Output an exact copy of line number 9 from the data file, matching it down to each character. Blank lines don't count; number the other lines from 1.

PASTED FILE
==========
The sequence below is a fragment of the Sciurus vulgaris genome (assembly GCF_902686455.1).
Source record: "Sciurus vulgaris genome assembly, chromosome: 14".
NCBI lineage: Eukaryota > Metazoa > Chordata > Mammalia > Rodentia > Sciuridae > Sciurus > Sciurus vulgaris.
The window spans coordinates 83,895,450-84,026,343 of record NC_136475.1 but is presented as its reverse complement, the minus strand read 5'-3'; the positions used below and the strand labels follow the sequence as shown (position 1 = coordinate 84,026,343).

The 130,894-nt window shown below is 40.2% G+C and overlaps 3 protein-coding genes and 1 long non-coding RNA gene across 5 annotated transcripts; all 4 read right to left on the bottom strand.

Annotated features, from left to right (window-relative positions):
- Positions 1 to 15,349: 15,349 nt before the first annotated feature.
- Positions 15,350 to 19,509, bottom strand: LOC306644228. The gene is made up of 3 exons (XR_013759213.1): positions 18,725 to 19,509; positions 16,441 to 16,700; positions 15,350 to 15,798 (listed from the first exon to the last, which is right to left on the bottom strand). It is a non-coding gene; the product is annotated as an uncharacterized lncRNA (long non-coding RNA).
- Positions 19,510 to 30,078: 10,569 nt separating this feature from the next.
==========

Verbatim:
- Positions 19,510 to 30,078: 10,569 nt separating this feature from the next.